Another possible way that could have exposed the hospital to the breach is the use of credentials. In most cases, attackers pose as legit IT staff and send emails to unsuspecting users. The emails require the employees to fill in their credentials creating loopholes for the attackers to connect to the system of an enterprise by moving to file servers and domain controllers.

It is also evident that the hospital lacked a proper backup system of files and patient records. Otherwise, it would have been easy to restore normalcy once the information was encrypted.

The hospital architecture affected by the malware attack

The malware attack affected all the hospital’s computers. All the patients’ records and computer files were locked up and access was denied. The breakdown went on for more than one week leading to a temporary closure of the radiation and oncology department. Most of the work could only be done by hand.

Responses that the hospital could take to strengthen the architecture to prevent future similar attacks

The Hollywood Presbyterian Medical Center software and all operating systems should always be covered and strengthened. Malware delivery depends on loopholes, especially when computers and other electronic information storage gadgets are not properly protected (Ducklin, 2016).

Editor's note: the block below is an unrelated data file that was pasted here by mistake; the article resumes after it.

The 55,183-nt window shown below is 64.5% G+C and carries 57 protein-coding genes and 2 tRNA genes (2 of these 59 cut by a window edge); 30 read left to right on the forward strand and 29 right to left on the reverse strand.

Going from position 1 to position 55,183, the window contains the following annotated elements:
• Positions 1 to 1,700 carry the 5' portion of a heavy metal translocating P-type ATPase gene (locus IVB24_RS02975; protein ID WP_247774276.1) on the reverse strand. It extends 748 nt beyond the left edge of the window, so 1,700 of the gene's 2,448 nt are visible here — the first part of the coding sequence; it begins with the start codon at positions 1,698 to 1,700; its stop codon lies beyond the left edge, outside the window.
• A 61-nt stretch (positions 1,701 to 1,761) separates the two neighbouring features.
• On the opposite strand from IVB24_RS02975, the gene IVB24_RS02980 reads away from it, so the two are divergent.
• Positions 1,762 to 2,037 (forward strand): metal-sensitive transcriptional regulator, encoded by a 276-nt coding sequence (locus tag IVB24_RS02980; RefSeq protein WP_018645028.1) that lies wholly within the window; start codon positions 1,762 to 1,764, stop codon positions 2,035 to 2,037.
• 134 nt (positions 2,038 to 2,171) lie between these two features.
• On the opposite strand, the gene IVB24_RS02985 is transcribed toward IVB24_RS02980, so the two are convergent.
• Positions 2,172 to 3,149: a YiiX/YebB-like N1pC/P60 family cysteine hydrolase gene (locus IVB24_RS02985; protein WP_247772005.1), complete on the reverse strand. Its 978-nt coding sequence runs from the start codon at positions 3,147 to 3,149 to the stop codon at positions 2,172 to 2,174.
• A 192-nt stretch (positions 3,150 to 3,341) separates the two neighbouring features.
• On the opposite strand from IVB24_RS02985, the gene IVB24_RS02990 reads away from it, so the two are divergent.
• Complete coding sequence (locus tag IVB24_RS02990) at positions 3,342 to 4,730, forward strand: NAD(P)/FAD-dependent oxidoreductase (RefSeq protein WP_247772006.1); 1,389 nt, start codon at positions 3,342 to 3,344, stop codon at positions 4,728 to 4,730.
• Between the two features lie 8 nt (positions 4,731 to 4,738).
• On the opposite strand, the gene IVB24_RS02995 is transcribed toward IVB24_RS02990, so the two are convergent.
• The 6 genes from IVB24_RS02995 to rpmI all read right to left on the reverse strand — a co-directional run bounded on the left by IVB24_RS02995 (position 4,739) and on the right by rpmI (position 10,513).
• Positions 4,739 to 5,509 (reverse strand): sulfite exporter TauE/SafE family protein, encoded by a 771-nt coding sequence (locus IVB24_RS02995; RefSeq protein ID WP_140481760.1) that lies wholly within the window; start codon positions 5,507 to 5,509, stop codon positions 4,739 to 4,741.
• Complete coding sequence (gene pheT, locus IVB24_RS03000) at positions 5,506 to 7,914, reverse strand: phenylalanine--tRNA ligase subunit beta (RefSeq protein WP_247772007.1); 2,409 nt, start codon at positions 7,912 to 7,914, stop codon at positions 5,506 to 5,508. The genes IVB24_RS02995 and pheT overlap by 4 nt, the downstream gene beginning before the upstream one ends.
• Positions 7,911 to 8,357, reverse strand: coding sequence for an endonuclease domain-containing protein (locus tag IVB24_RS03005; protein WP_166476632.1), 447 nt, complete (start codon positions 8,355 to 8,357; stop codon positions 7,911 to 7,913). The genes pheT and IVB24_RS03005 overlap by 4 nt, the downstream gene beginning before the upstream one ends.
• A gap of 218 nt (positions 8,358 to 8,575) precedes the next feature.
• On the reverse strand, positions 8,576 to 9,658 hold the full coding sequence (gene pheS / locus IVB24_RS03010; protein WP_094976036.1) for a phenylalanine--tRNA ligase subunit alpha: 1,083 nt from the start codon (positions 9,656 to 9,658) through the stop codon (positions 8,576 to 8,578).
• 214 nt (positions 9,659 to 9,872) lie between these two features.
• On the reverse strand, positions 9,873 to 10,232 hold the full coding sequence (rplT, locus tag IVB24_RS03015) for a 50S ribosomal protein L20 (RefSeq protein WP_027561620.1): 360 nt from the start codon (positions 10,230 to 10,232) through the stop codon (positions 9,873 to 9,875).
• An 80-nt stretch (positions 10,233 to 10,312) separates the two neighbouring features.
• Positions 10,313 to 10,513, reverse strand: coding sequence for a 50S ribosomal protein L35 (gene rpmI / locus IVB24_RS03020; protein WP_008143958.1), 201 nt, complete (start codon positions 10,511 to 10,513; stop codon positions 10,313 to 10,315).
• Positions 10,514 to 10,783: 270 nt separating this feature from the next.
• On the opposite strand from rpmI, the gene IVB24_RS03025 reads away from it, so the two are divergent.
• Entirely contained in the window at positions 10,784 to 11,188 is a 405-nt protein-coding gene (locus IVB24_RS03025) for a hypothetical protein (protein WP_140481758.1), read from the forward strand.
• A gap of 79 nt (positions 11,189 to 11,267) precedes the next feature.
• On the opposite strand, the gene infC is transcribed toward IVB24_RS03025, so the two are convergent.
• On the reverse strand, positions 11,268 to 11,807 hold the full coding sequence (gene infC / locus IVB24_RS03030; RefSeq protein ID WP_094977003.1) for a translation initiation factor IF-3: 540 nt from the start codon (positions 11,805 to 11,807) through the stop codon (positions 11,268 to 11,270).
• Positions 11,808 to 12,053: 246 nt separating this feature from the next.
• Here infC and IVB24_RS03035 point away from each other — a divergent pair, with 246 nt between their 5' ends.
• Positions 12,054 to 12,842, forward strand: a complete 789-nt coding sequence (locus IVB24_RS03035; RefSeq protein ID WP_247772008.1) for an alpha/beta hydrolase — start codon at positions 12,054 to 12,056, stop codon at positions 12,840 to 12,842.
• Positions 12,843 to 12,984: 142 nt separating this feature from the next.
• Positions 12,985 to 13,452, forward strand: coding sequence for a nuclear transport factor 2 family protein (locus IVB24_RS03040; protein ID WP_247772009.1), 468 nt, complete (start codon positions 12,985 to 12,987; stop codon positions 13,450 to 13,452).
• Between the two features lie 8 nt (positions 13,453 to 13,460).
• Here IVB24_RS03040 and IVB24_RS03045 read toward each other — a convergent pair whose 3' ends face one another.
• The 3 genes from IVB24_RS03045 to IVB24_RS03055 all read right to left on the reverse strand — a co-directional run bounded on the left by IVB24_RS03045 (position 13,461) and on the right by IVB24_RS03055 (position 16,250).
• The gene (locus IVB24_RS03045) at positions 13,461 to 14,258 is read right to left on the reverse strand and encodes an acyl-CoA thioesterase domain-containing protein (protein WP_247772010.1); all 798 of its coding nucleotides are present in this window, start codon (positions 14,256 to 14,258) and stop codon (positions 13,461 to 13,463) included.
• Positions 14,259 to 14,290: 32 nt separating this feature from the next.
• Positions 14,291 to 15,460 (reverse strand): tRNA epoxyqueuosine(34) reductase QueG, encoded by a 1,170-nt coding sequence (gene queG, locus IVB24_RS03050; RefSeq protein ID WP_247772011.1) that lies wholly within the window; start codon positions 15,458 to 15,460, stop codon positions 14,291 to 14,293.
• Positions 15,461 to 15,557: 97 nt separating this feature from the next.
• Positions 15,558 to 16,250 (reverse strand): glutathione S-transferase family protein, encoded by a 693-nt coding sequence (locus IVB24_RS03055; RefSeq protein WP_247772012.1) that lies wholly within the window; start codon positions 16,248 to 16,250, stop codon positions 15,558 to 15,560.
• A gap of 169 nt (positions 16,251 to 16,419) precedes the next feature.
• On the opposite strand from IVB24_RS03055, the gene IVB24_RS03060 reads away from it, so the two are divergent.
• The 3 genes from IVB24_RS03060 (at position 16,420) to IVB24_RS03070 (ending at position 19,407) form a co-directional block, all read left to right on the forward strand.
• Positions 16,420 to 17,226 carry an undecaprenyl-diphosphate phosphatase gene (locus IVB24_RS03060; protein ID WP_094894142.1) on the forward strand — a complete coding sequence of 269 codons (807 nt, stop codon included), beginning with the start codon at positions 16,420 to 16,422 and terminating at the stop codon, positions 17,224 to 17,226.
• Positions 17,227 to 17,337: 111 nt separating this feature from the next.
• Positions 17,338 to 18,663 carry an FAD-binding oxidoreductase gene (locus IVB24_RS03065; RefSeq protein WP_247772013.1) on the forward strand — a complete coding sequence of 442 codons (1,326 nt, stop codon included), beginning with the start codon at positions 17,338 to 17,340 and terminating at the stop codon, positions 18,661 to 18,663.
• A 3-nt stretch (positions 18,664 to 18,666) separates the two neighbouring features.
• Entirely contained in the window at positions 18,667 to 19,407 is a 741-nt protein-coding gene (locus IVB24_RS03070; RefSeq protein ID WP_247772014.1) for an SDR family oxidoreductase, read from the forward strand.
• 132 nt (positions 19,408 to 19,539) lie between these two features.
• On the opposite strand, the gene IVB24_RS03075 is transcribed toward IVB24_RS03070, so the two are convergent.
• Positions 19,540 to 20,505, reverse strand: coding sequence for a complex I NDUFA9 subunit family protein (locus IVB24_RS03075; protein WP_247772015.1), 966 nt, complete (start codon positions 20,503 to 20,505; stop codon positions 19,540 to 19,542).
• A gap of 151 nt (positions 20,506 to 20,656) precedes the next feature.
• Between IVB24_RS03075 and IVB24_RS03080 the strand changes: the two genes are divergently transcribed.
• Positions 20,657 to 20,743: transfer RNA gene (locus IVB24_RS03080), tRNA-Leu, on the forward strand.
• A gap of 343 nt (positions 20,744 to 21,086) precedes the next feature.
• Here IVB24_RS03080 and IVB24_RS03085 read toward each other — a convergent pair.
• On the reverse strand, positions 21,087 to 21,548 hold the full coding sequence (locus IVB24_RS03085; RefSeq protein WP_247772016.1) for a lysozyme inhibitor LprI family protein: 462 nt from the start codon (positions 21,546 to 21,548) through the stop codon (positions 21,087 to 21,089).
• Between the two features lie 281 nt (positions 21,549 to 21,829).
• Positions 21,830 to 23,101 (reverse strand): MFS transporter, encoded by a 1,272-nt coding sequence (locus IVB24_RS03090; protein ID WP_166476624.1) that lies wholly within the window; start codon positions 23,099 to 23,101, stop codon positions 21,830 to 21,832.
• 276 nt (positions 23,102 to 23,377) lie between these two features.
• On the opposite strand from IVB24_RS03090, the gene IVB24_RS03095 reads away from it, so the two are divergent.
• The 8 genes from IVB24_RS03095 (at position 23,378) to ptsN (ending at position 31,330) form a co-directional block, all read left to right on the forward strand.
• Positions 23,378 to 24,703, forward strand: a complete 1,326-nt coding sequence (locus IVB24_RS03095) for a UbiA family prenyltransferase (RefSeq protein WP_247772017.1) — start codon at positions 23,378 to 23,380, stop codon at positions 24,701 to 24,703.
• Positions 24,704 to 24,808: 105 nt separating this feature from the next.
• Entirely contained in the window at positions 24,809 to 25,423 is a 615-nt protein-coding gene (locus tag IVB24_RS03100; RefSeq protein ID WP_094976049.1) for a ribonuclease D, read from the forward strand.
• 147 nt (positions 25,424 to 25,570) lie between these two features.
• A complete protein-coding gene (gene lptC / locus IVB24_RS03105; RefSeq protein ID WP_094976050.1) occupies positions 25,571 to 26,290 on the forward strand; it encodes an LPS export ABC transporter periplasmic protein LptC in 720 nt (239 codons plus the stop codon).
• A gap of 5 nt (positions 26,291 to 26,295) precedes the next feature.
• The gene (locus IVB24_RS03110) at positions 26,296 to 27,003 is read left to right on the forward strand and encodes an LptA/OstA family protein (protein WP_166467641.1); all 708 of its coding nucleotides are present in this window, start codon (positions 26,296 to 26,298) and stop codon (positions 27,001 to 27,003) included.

As such, hospital architecture should employ effective on-access antiviruses that are regularly updated. Research has revealed that properly used antivirus can block and prevent ransomware attacks (McGee, 2016). Oftentimes, ransomware is delivered using an existing and active malware in unprotected gadgets and computers.

All data handlers and employees, in general, should be advised to avoid all unsolicited or unexpected attachments since ransomware is oftentimes packaged into files and emails.

Cyber threats are increasingly becoming more and more sophisticated and, therefore, the hospital should constantly carry security risk assessments, which experts have recommended for optimal preparedness (McGee, 2016).

Lastly, it is recommended that Hollywood Presbyterian Medical Center should make regular backups of their databases, keeping some recent backup offline to enhance information retrieval in case of similar attacks in the future.


Ducklin, P. (2016). . Web.

Greene, S. (2016). . Evidence Solutions. Web.

McGee, M. K. (2016). . Data Breach Today. Web.

Schwartz, M. J. (2016). . Healthcare Info Security. Web.